Saturday, June 30, 2018

Jordan Peterson as conservative cat's paw part 2

Evangelicals can be curiously sympathetic to Peterson and I've already suggested this is because Peterson can serve as a cat's paw for some of the interests and aims of Anglo-American social conservatives with an evangelical set of convictions (not the blue-state types of evangelicals, obviously, but it's just as obvious to me that the difference is of what "kind" of transformational Social Gospel is meant to be implemented rather than a difference about whether or not a transformational and ultimately triumphalist Social Gospel is the guiding "worldview").

So, over at Slate ...

as to the question of quite literally who is buying what Peterson is selling the answer has become somewhat clear, just as it has become clear who isn't buying it what Peterson is selling.  I've picked up the PDF of Maps of Meaning and I only started into it and it might take a while to finish. Since my interests are more in the arts and arts criticism and theory angle than variations of self-help Peterson's on the backest of the back burners.  I'm going to try to jump into Joseph Campbell more thoroughly in a bit, I think.  And ...

I finished Aesthetic Theory and Philosophy of New Music in the last month so I admit that for my interests Adorno is far more germane than Peterson.  At this point my belief is that any kid in college who thinks he or she wants to get into critical theory needs to go and actually read Adorno to understand that if they plan to embrace critical theory as a healthy and honest alternative to white cisgender heteropatriarchal chauvinistic racist authoritarianism that reading even one book by Adorno should disabuse them of such an illusion, however appealing that illusion might seem to be.  If an arch Marxist-Leninist of the old left like Adorno could write the racist and elitist screed "On jazz" there's no reason to think that to be on the left is to not traffic in elitism or racism, even if in Adorno's case I would say my impression has been that he was virulently anti-Slav more than he was particularly against African or African American musicians.  Still, the point about the problem of the white left and right scapegoating each other for a shared legacy of racism would be most easily underlined if you cross reference someone like Adorno with someone like Dabney. 

All that is to say that for those who are buying what Peterson is selling it's clear they want to buy in.  After so many years at Mars Hill the reasons people buy in as they understand them should not be confused with the reason you think they are buying in. That's the kind of mistake that's made so habitually and systemically by contributors to Slate I'd write about that but I don't feel like it.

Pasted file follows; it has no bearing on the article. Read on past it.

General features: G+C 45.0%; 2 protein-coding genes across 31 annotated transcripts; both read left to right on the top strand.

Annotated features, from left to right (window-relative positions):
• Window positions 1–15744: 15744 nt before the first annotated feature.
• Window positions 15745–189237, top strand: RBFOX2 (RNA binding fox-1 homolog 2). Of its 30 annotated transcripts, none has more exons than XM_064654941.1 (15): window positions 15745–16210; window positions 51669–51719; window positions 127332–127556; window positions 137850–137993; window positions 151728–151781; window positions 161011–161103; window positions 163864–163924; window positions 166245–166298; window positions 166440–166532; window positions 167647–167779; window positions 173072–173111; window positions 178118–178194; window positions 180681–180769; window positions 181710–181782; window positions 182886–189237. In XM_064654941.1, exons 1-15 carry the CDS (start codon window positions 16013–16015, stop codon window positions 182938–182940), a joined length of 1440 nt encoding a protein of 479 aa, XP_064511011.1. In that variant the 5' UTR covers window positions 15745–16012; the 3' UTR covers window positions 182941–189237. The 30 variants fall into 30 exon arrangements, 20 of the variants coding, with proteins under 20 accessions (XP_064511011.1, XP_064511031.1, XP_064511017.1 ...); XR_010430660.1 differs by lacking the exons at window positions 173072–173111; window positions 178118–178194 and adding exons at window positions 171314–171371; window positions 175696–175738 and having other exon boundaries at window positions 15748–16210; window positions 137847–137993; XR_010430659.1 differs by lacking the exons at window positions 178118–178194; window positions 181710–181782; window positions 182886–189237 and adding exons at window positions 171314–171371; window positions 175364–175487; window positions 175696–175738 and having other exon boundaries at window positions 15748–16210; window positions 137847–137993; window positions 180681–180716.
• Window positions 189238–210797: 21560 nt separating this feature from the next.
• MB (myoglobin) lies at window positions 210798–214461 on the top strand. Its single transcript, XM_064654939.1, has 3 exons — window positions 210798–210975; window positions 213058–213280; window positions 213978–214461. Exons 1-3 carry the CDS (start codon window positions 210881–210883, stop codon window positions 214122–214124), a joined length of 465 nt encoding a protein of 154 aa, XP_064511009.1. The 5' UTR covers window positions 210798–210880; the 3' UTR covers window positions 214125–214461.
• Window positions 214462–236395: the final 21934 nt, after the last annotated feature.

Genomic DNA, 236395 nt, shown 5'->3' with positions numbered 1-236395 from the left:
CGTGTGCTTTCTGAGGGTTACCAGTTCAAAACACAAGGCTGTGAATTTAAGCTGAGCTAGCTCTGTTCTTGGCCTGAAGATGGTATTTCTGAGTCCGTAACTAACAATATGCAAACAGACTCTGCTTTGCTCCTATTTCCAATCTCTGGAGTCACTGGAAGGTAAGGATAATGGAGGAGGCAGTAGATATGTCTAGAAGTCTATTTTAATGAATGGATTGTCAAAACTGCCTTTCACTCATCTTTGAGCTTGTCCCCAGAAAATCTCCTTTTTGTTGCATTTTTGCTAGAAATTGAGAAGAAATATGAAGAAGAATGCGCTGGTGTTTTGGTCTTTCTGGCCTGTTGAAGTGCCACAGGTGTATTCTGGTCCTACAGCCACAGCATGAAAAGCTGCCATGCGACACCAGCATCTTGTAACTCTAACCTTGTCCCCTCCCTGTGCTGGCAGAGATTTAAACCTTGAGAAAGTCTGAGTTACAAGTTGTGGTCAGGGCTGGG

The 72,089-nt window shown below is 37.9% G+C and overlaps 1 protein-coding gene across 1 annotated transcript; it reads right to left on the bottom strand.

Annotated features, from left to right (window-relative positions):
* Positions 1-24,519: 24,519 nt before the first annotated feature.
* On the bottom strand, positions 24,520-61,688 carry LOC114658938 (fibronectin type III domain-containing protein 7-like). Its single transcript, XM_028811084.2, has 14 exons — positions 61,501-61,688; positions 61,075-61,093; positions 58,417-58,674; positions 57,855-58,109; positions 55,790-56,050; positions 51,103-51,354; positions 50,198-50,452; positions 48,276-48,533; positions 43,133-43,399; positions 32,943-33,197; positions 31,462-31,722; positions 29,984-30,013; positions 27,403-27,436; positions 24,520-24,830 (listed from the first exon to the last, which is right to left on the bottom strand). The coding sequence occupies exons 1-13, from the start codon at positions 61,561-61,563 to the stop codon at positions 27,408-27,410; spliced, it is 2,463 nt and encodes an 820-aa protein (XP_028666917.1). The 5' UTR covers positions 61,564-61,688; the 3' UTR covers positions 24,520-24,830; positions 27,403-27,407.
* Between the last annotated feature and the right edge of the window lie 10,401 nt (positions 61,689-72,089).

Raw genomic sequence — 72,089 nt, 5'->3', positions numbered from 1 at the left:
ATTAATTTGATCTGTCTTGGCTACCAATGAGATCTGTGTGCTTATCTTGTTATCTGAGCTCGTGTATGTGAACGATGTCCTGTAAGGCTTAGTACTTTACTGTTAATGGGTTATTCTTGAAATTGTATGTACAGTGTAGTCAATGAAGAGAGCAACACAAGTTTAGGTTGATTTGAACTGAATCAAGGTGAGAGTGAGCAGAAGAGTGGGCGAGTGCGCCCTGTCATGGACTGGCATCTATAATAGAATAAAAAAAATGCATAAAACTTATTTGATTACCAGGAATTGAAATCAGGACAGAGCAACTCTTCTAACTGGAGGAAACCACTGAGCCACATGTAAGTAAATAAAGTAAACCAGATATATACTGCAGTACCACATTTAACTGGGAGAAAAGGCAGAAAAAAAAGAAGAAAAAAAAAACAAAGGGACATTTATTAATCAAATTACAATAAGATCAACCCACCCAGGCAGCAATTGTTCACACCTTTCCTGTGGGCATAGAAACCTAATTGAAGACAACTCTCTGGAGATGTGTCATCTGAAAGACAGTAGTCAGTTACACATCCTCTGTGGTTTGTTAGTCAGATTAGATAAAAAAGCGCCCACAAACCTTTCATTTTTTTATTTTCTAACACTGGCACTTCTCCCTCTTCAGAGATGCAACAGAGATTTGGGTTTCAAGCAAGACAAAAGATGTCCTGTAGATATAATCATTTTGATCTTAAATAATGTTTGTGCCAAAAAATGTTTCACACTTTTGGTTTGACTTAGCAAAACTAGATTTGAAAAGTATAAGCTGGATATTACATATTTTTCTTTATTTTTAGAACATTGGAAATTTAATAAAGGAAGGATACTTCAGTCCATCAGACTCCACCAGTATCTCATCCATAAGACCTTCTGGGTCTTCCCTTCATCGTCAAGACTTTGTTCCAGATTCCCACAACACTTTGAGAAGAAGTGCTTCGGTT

Cal of Chelcice said...

It all comes back to a question of what people are actually doing, and how that correlates to the ideas they profess. It's hard to see how literary critics like Adorno can actually stand for some revolutionary vanguard, when they are playing a role barely different than many conservative university colleagues. Fantasies of destruction are nothing new. The academic ecstasy of white people being enslaved or wiped out, or Trump as Hitler Redivivus, or a Benjaminian-esque divine violence of the prols striking against their masters is NOT substantially different than Thomas speculating about how the saints will enjoy the eternal suffering of the damned. Genealogies are anti-theologies, but still remained in the same dialectic. So, despite the spleen from many arts and literary critics, seeking to give their desperate learned opinions, in a hurry nowhere, they reveal the ultimate absurdity of it all as they write from their laptops in Manhattan.

As a side-note: there's a new netflix show on Joseph Campbell, which could be interesting (and worthy of a review). When you have time, of course :)

Wenatchee the Hatchet said...

the complaint leveled against Adorno by Lukacs (sic) levelled at Adorno was he had invented an ivory tower form of Marxism that did away with the proletariat. :) I now totally get what that accusation entailed! I do think there's some value in Adorno's often torturous prose and opaque screeds as a partial antidote to Romantic era ideas that, to put this in terms used by Daniel Kahneman, art should be all "System 1" intuition rather than including "System 2" theoretical work. But at the end of the day Adorno was pretty reactionary.

But Adorno's "On Jazz" is one of the nastiest vitriolic rants against the legitimacy of jazz I've ever seen in my life. The idea that it's all just incompetent retreads of Debussy and Ravel and that it's emblematic of black male impotence in socio-economic terms and worthless as music is just plain wrong. Adorno was, as some critics have pointed out with cause, trapped within a dialectic of enlightenment/Romantic ideology to the point where he couldn't grant that non-German music quite mattered.

What's been done in the last fifty years is attempt to take critical theory as a way to champion popular music, ironically precisely the kind of mass produced mass culture the critical theorists tended to be against as the mind-manipulating swill of the culture industry used to subjugate the thoughtless masses. The problem is that the master narrative of societal decline can look the same in Marxists readings as a quasi-Spenglerian Francis Schaeffer model. The possibility that life does, in fact, go on and that there are eras in which diversity of style can be accepted doesn't really win over academics.

I haven't been as much of a film watcher in the last five years and I actually don't have Netflix so I have to watch stuff when it hits disc, whether in the city library or me buying something (or my relatives).

Now that I've finally finished a couple of Adorno books it's even clearer to me that he and Schaeffer were both hamstrung by their respective master narratives of history.